Thus died Clotel, the daughter of Thomas Jefferson, a president of the United States; a man distinguished as the author of the Declaration of American Independence, and one of the first statesmen of that country.
Had Clotel escaped from oppression in any other land, in the disguise in which she fled from the Mississippi to Richmond, and reached the United States, no honour within the gift of the American people would have been too good to have been heaped upon the heroic woman. But she was a slave, and therefore out of the pale of their sympathy. They have tears to shed over Greece and Poland; they have an abundance of sympathy for "poor Ireland;" they can furnish a ship of war to convey the Hungarian refugees from a Turkish prison to the "land of the free and home of the brave." They boast that America is the "cradle of liberty;" if it is, I fear they have rocked the child to death. The body of Clotel was picked up from the bank of the river, where it had been washed by the strong current, a hole dug in the sand, and there deposited, without either inquest being held over it, or religious service being performed. Such was the life and such the death of a woman whose virtues and goodness of heart would have done honour to one in a higher station of life, and who, if she had been born in any other land but that of slavery, would have been honoured and loved. A few days after the death of Clotel, the following poem appeared in one of the newspapers:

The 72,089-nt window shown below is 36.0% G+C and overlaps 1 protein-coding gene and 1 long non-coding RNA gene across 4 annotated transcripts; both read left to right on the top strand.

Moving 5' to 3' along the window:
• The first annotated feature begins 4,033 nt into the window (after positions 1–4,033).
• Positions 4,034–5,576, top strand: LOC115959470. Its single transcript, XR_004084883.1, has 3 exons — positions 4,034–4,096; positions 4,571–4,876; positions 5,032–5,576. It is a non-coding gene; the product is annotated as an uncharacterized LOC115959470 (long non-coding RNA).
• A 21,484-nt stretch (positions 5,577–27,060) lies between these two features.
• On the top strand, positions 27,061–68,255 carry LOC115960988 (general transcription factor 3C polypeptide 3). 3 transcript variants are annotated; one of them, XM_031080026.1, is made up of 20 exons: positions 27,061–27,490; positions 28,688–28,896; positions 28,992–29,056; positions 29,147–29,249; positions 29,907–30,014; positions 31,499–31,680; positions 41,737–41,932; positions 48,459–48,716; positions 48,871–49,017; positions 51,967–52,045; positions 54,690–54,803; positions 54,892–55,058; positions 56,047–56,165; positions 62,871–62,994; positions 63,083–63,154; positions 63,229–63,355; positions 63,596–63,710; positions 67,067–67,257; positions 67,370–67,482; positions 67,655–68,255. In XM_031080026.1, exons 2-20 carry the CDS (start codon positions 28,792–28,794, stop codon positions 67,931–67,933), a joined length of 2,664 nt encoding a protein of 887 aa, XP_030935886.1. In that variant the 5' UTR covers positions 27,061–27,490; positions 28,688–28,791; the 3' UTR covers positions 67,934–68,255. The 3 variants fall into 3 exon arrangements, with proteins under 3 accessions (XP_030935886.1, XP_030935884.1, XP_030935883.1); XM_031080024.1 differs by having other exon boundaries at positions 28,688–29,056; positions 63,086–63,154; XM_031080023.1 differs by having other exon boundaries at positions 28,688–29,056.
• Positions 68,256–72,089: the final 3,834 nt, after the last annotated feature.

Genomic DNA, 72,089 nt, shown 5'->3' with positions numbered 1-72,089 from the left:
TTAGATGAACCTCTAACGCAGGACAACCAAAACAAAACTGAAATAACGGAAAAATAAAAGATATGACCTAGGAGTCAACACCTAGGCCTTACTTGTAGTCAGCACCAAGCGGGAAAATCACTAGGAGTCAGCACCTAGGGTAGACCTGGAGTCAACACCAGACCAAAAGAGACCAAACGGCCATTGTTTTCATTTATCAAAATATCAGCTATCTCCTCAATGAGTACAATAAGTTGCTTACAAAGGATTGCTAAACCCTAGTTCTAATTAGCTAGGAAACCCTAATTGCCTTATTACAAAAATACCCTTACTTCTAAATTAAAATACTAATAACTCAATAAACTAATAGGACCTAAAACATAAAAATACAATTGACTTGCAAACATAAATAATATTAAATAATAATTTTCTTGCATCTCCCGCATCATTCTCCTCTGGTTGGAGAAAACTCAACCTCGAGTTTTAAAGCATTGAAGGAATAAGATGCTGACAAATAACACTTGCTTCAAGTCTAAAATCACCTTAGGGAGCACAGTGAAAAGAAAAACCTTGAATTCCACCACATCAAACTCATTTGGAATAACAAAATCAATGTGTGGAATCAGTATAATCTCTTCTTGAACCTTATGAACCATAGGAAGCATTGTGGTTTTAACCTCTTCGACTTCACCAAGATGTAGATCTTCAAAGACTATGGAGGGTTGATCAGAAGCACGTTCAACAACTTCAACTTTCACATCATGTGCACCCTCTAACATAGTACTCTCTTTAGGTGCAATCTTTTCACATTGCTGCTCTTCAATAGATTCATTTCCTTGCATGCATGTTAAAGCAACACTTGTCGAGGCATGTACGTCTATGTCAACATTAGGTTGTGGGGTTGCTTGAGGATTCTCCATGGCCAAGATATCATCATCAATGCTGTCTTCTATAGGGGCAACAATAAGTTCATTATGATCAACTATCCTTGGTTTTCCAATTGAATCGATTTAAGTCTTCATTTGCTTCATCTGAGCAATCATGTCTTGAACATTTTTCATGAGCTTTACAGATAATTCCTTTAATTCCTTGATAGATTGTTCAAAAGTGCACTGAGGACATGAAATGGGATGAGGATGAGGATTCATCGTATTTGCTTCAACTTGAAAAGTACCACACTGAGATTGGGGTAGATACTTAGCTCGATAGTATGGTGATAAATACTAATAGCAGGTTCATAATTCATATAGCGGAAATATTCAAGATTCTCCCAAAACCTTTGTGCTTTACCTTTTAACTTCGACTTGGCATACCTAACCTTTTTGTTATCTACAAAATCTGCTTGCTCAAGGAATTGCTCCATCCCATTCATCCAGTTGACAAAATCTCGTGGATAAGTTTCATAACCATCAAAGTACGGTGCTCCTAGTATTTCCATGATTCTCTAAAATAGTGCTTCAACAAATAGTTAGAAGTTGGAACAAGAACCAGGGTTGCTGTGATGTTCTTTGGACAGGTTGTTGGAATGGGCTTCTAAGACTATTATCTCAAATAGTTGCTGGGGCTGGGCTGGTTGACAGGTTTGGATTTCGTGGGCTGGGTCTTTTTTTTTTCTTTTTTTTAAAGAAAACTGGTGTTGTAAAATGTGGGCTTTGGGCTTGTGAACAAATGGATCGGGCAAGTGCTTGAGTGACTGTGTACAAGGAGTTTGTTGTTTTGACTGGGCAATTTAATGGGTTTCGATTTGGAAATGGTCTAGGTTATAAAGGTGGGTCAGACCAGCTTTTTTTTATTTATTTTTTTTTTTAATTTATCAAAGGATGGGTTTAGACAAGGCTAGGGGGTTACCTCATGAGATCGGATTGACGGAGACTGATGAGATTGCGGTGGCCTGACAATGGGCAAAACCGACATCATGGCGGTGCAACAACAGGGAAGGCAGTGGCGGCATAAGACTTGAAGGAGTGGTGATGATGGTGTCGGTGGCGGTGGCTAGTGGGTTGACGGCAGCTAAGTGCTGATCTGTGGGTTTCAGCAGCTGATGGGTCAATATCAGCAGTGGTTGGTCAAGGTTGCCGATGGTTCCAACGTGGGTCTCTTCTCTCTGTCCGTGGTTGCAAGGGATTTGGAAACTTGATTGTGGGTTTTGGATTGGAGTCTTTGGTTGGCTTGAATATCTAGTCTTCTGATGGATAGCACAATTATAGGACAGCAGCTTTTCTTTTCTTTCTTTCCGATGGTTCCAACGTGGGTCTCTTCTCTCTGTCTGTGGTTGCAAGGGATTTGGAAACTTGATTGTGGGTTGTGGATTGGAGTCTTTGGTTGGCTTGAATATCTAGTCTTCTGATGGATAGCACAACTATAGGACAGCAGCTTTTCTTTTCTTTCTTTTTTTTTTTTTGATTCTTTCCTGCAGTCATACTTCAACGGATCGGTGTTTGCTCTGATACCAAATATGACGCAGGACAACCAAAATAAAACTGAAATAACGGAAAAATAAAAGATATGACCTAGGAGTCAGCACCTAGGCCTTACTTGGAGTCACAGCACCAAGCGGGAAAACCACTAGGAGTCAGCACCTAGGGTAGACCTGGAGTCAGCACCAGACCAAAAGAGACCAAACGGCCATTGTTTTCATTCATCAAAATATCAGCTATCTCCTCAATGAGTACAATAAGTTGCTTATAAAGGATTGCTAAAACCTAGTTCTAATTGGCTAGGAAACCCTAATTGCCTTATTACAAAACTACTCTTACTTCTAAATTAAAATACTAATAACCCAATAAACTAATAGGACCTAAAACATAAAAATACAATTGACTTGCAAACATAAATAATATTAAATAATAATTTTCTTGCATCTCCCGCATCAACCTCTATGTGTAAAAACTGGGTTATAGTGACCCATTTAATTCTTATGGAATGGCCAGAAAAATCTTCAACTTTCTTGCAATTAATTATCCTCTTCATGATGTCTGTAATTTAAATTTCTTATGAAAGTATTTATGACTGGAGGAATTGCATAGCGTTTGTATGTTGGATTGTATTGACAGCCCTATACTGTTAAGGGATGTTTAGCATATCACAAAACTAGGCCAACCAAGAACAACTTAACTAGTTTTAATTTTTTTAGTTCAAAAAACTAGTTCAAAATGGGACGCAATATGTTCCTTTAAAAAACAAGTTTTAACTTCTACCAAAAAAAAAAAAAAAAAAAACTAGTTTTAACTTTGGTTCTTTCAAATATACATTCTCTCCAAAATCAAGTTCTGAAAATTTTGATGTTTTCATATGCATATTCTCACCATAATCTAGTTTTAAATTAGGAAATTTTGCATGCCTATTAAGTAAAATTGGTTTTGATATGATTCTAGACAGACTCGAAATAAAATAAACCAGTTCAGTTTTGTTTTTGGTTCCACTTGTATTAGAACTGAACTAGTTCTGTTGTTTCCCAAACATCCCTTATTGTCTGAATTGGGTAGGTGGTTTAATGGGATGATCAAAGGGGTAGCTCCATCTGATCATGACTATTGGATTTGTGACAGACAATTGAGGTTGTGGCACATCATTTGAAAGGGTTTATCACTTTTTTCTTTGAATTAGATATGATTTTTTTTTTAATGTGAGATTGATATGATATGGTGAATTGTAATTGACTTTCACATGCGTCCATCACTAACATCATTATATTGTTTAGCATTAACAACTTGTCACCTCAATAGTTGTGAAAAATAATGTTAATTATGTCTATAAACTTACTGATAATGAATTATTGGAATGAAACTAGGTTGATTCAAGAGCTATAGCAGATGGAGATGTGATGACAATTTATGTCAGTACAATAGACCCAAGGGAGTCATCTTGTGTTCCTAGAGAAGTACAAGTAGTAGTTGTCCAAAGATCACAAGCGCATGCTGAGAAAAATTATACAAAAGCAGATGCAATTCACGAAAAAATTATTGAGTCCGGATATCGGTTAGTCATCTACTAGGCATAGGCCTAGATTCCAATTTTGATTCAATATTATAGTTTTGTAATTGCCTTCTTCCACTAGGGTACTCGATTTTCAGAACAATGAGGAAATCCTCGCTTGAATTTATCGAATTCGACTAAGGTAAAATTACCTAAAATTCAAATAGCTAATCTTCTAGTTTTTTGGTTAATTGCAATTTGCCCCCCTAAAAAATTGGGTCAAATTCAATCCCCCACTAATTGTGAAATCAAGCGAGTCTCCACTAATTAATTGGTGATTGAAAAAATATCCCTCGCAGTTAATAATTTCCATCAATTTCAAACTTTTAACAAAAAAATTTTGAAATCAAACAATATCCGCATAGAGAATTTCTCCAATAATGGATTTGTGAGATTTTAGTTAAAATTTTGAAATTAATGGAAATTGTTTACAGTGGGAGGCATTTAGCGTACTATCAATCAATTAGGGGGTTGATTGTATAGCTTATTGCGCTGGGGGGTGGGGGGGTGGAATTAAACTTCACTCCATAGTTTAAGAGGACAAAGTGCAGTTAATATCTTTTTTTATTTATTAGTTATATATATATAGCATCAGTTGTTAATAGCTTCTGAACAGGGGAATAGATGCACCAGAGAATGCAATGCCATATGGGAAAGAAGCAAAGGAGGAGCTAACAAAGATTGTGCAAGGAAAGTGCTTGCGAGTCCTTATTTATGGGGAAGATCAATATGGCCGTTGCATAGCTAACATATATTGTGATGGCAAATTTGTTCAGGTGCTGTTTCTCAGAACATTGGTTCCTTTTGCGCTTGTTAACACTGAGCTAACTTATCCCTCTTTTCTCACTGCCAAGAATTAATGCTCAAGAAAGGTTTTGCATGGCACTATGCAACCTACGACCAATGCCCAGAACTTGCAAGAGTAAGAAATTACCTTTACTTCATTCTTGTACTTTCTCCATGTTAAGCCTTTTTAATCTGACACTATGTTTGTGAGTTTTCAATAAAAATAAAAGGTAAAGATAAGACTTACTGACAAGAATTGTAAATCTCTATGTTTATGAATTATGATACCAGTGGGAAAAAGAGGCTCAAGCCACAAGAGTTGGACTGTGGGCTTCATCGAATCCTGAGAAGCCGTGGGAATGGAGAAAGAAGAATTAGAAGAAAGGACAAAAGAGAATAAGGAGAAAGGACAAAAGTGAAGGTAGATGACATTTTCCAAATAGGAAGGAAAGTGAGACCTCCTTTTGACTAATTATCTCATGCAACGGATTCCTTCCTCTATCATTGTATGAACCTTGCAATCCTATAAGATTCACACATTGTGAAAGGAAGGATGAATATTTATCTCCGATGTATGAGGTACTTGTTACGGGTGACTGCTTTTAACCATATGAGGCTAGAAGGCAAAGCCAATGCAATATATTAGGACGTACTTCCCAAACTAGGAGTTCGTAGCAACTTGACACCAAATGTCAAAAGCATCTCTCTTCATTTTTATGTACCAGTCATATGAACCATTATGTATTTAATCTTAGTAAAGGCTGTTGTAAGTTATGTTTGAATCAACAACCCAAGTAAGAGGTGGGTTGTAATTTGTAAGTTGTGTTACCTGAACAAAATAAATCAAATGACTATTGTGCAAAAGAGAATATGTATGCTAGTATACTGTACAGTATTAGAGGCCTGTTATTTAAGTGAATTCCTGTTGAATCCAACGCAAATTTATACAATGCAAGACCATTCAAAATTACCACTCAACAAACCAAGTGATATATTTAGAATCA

"Now, rest for the wretched! the long day is past,
And night on you prison descendeth at last.
Now lock up and bolt! Ha, jailor, look there!
Who flies like a wild bird escaped from the snare?
A woman, a slave—up, out in pursuit,
While linger some gleams of day!
Let thy call ring out!—now a rabble rout
Is at thy heels—speed away!
"A bold race for freedom!—On, fugitive, on!
Heaven help but the right, and thy freedom is won.
How eager she drinks the free air of the plains;
Every limb, every nerve, every fibre she strains;